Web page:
On Saturday, April 2nd, I spoke at the Orlando Code Camp (#OrlandoCC). This is the second year I have spoken there and the fifth...
Trouble Shooting A Gulp Install On WindowsHallmanac
Recently I had to trouble shoot a gulp install on a Windows 7 machine. I know this topic has probably been covered ad nauseam, but since this blog is my personal little journal of stuff I encounter (among other things) I’m adding this post so that I can easily refer to it when needed.
Even though this is a trouble-shooting post, I’ll start with a basic overview of getting Gulp installed on your machine since since going back to the beginning of the process is often a trouble-shooting “technique”.
Node All The Things
Gulp is run on Node.js and is installed through NPM (a.k.a. the Node Package Manager) so, to begin with, you’ll need to install Node.js and NPM on your machine. You can do this by going to the nodejs.org website and downloading the latest version of the Windows installer. Once you’re done running the installer (you might need to reboot your machine), you can test if you successfully installed Node.js by opening up a command prompt (Windows key –> cmd) and typing in one or both of the following commands:
node -v npm -v
Gulp It Down
With NPM installed we can now install Gulp. You do this by running the command:
npm install gulp -g
With the assumption that you’ve already added a gulp build process along with a file named
gulpfile.js, and you have a gulp task named “build:dev” (I know, a lot of assumptions), we can head over to our project directory and test out if gulp is installed. From the directory where your
gulpfile.js lives, open a command prompt at that directory level and type in a command to run a gulp task. For example, I have a gulp task named “build:dev”. So the command line entry would look like this:
If everything is working as expected, you should see the output of your gulp task running in the command prompt. Congrats.
Crash And Burn
It doesn’t always go as planned. In the event that you’re seeing the error
'gulp' is not recognized as an internal or external command, operable program or batch file
Then you have problems. Good luck!
Okay, it’s not that bad.
This simply means that, when you installed gulp via NPM, for some reason it wasn’t added to your
Path variable in Windows. The
Path variable is an environment variable at the OS level which specifies a set of directories where executable programs are located. For example, where Gulp was installed. It’s what allows you to type in commands in your command prompt and have the command be recognized.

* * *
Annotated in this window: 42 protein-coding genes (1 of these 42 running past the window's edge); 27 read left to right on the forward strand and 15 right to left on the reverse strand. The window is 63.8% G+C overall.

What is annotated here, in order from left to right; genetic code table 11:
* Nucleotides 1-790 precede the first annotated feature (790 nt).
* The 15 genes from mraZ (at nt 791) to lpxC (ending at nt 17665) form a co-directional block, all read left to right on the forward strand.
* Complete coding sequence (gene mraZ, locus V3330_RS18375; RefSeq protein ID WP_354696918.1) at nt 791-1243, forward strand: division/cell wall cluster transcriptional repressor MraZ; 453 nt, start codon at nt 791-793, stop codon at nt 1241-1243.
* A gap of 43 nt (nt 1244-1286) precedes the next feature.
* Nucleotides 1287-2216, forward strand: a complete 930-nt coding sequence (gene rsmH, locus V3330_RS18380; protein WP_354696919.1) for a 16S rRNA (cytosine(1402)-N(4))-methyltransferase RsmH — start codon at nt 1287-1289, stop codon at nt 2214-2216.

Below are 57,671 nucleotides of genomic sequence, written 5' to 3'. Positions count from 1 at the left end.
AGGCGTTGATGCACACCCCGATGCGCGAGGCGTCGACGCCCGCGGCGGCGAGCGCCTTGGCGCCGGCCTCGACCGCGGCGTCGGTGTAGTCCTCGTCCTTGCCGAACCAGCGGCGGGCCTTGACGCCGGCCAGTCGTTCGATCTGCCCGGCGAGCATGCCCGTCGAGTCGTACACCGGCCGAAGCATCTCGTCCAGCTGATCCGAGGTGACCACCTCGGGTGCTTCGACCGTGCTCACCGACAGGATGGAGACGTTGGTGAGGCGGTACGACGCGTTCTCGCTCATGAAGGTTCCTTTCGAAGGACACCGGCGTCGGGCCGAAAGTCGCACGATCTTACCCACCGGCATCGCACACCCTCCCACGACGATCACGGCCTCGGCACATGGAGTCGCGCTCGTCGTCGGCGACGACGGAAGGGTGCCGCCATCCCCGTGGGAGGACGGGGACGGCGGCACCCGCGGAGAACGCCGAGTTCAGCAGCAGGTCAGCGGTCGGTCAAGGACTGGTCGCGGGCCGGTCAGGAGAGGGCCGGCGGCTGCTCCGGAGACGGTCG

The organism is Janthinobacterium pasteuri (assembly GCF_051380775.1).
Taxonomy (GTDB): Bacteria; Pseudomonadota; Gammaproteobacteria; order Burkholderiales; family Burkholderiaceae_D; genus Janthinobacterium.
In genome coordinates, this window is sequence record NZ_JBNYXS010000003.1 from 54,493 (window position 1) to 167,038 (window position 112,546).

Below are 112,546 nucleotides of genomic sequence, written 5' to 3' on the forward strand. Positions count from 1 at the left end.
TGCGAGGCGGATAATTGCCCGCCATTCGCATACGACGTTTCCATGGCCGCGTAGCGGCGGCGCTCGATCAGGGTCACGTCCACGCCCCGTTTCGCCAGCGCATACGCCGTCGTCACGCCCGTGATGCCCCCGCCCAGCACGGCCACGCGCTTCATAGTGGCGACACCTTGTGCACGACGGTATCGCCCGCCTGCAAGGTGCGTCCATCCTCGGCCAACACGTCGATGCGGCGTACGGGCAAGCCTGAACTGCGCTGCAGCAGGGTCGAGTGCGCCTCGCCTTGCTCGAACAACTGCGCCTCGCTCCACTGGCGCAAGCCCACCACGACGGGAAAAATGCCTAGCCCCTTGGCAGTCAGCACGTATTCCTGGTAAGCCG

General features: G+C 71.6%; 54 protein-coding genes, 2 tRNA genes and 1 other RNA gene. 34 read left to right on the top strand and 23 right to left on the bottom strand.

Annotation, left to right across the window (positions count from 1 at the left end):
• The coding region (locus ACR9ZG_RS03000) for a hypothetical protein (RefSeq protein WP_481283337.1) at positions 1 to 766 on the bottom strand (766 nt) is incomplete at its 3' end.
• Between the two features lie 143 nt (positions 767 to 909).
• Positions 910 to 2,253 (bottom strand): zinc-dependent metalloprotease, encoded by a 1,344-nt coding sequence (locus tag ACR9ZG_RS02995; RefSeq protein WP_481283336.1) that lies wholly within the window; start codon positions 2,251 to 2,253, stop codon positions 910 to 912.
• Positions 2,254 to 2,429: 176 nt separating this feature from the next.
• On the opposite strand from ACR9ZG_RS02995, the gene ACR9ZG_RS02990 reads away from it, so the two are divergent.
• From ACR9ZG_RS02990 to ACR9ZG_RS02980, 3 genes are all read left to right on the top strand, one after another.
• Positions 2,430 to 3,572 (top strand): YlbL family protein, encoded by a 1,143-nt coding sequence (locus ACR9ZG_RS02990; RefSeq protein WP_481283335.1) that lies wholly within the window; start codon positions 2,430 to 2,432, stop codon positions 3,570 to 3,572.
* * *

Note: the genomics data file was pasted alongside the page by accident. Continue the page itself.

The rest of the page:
The important part about the line
npm install gulp -g is the last two characters: “-g”. That tells NPM to install it
globally, which ultimately adds it to your “Path” variable. That part didn’t work so we have to add it manually.
To do this we need to open up the “Environment Variables” editor inside Windows Advanced System Settings. Go to the Start screen/menu by pressing the Windows key. Start typing a search for “System Settings”. You should get an option to open “Advanced System Settings”. Clicking that should give you a window that looks like this:
Click on the Environment Variables button to launch that editor.
Select the “Edit…” button. If you are on Window 8 or earlier you will see a simple window that contains an input for the variable name and the variable value.
We want to edit the “Variable value”. This value is a string which contains a series of semi-colon delimited
; paths to locations on your file system. We are going to add one for NPM at the end of that line. First make sure that we don’t already have the path listed in there. If we do there are bigger problems. Just start over by re-installing Node.js. Otherwise, add a semi-colon to the end of that line and copy in the line below to point to the NPM folder in your local
AppData directory. Here’s the text we will enter:
For Windows 10 users you get a nice little list box that allows you to more easily add your paths. Ultimately it does the same thing under the hood, but it’s a much easier way of managing the paths.
Et voila! Now you should be able to run your Gulp tasks without getting the dreaded
'gulp' is not recognized... error.